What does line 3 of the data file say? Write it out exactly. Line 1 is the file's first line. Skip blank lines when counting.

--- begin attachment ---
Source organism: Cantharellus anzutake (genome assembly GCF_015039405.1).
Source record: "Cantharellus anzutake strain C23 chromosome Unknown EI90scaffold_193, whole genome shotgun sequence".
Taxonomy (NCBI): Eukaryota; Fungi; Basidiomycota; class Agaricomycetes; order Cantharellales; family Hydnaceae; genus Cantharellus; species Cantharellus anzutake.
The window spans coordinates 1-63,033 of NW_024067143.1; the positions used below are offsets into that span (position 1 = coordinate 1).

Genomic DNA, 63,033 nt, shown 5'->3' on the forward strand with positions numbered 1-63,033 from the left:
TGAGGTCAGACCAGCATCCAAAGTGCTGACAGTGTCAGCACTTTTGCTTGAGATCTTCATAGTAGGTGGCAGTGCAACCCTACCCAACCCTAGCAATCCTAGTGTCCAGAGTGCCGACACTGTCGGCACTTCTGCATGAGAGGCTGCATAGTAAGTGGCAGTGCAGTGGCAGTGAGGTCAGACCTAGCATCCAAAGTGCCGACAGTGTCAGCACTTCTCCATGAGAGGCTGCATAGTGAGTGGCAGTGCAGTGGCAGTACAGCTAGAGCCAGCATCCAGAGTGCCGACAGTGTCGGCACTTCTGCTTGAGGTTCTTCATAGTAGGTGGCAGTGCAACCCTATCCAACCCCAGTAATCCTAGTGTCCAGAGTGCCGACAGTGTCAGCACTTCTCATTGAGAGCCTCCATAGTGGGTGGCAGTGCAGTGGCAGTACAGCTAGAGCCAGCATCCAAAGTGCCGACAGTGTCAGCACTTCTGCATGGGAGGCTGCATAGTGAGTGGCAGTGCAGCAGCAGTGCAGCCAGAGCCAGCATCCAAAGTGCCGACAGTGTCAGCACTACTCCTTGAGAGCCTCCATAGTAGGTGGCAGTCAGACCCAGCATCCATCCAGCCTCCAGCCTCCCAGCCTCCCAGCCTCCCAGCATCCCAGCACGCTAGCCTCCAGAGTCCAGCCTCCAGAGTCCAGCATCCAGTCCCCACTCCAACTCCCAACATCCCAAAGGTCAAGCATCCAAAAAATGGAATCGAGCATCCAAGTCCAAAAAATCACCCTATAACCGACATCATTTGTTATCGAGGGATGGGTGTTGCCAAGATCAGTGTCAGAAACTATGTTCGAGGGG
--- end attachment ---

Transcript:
Taxonomy (NCBI): Eukaryota; Fungi; Basidiomycota; class Agaricomycetes; order Cantharellales; family Hydnaceae; genus Cantharellus; species Cantharellus anzutake.